What rules can you devise that would make a more thought-provoking game?

For example, using the 1-20 sets (1-20NumberCards.pdf), you could build the centre stacks in the same way but allow players to put cards on their opponents' stacks which were multiples or factors of the top card. In this version the numbers 11, 13, 17 and 19 are the safest to have face up on top but 6 is much more risky. Why?

**Why play this game?**

Up and Down Donkey gives children the chance to become more fluent in counting, in a motivating context. The game is easily adaptable:

- you can offer variations which require some strategic (and therefore higher-order) thinking

and/or

- you can introduce higher-level content (e.g. odds/evens; factors/multiples), so the game supports children's understanding of the structure of our number system.

**Possible approach**

This may be most easily introduced to a small group of children. If possible, begin to play the game against another adult completely in silence, using six sets of the most appropriate cards (1-10DotNumberCards.pdf or 1-10DotNumberCards2.pdf or 1-10DigitNumberCards.pdf or 1-10WordNumberCards.pdf or 1-20NumberCards.pdf). Explain to the group that you'd like them to watch carefully to see whether they can work out how to play. Stop after a suitable number of turns and suggest that the children talk in pairs about the possible rules of the game.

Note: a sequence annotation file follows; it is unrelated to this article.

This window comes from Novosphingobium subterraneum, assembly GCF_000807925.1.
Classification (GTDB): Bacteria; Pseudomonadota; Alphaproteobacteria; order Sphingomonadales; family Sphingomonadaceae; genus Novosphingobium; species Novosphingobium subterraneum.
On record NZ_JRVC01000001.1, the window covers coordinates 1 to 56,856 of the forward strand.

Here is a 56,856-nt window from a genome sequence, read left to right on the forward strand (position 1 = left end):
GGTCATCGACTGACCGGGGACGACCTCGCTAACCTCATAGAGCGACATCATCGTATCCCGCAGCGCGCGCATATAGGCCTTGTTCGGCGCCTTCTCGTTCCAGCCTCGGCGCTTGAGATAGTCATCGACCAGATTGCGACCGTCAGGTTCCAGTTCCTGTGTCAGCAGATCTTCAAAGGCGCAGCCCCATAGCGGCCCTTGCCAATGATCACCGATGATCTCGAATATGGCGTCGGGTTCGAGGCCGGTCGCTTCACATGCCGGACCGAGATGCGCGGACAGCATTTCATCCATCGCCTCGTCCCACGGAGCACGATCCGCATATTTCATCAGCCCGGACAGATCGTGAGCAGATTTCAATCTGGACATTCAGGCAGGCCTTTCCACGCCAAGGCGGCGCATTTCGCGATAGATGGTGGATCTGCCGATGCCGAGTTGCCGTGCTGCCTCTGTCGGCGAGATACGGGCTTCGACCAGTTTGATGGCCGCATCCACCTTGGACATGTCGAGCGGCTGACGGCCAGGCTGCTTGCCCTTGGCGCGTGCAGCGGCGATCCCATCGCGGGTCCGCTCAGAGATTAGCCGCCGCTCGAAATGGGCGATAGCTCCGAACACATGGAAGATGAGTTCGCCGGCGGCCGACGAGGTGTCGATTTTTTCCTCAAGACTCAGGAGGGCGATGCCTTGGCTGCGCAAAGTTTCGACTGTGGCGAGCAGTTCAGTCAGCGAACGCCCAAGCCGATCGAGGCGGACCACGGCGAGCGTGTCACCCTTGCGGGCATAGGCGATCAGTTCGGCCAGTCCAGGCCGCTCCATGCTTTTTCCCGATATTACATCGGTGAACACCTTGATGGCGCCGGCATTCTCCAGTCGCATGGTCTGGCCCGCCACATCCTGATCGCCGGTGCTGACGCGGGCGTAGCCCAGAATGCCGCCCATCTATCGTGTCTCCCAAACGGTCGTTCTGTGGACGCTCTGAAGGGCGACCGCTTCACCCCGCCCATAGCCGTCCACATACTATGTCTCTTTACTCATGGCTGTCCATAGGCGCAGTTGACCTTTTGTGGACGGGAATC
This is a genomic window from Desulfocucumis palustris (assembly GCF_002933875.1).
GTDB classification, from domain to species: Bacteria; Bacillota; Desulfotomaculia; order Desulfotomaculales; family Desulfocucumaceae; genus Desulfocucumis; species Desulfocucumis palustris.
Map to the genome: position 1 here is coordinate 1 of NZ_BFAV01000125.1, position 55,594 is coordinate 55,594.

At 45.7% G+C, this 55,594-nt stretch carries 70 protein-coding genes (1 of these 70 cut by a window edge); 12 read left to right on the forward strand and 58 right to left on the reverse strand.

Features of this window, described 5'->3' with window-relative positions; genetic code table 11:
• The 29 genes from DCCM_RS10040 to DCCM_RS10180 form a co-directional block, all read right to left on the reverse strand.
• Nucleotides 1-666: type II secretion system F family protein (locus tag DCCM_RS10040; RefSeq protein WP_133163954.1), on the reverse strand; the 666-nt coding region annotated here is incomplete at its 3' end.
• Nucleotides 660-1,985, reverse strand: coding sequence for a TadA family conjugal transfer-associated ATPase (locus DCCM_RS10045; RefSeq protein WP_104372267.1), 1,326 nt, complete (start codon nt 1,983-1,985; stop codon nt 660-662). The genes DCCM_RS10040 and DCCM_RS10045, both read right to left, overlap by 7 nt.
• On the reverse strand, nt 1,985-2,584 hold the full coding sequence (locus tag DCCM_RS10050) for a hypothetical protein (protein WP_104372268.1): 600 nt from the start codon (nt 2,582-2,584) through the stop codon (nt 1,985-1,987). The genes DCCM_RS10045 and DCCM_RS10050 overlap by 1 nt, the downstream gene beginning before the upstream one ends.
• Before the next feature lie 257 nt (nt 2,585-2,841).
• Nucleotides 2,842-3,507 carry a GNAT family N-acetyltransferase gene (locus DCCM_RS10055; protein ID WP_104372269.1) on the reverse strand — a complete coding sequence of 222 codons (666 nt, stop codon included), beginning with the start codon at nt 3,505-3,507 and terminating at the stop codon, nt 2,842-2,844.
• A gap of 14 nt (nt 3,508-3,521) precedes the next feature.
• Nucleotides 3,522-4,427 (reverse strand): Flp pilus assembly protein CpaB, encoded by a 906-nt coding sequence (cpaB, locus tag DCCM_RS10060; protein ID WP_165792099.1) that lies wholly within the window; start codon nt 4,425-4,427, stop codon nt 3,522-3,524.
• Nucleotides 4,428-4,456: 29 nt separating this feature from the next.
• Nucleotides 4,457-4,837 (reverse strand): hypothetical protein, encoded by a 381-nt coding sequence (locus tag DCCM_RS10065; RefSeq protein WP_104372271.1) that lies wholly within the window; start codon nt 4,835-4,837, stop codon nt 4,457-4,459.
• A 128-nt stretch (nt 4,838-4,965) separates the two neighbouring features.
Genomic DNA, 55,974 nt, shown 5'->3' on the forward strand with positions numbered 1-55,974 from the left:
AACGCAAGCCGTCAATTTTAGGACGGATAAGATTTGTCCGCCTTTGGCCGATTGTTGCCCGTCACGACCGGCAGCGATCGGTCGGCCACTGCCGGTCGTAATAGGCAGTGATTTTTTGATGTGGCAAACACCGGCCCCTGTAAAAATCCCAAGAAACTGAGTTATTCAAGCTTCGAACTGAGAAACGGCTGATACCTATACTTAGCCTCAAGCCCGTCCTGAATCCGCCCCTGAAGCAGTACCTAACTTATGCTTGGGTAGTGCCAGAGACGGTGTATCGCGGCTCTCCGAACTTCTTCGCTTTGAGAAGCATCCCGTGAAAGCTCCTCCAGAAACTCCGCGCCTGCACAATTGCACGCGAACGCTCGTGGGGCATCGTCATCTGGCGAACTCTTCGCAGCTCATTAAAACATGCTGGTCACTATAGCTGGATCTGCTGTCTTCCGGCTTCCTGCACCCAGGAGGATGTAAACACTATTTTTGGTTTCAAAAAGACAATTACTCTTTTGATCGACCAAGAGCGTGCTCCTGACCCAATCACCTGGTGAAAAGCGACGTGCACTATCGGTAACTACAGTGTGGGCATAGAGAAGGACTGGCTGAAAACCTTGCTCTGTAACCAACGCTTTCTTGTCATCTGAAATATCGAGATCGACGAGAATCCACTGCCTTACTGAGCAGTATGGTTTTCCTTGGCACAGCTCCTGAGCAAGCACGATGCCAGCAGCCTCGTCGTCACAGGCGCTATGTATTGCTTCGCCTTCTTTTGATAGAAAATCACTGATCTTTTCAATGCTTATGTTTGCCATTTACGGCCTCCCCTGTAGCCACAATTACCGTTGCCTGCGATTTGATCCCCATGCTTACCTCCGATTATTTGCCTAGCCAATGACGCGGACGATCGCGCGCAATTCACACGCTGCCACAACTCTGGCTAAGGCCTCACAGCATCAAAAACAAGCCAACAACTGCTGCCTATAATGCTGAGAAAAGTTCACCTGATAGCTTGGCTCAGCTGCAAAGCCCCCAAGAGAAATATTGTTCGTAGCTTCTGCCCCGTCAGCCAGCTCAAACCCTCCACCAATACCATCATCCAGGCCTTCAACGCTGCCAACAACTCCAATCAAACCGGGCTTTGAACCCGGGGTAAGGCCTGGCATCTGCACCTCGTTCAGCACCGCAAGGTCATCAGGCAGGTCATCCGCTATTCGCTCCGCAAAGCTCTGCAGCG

Carry on playing to give learners chance to reflect on their discussions, and then bring everyone together to clarify how they think they play the game.

Once the group has decided upon the rules and how to win, give pairs of children copies of the cards. Give them time to play several times so that they become immersed in the game. You may like to leave sets of the cards available for the children to use during their own free time or play times.

Set aside some time to talk to the whole group about the game. This might be better done a week or so after first introducing the game when they have had chance to play many times. Invite comments about whether they think it is a good game and why/why not. How could they make it better? At this point you could introduce one of the suggested variations or suggest the children make up their own versions. It might be helpful for some children to have guidance as to how to vary the game. For example, you could specifically ask them to create some different cards. Or you could ask them to suggest a different rule for the centre stacks. It's important that pairs try out their new versions, to check that the game works!

#### Key questions

Which number/s do we need next for the centre stack/s?

Where could you put that card?

#### Possible extension

Having the opportunity to create their own version of the game gives learners the chance to show you what they can do, without you setting a 'ceiling' of possible achievement.

#### Possible support

Play with a group of children and deliberately talk out loud as you do so, explicitly voicing the decisions you are making. Not only will this reinforce the rules, but it will model the thinking processes too.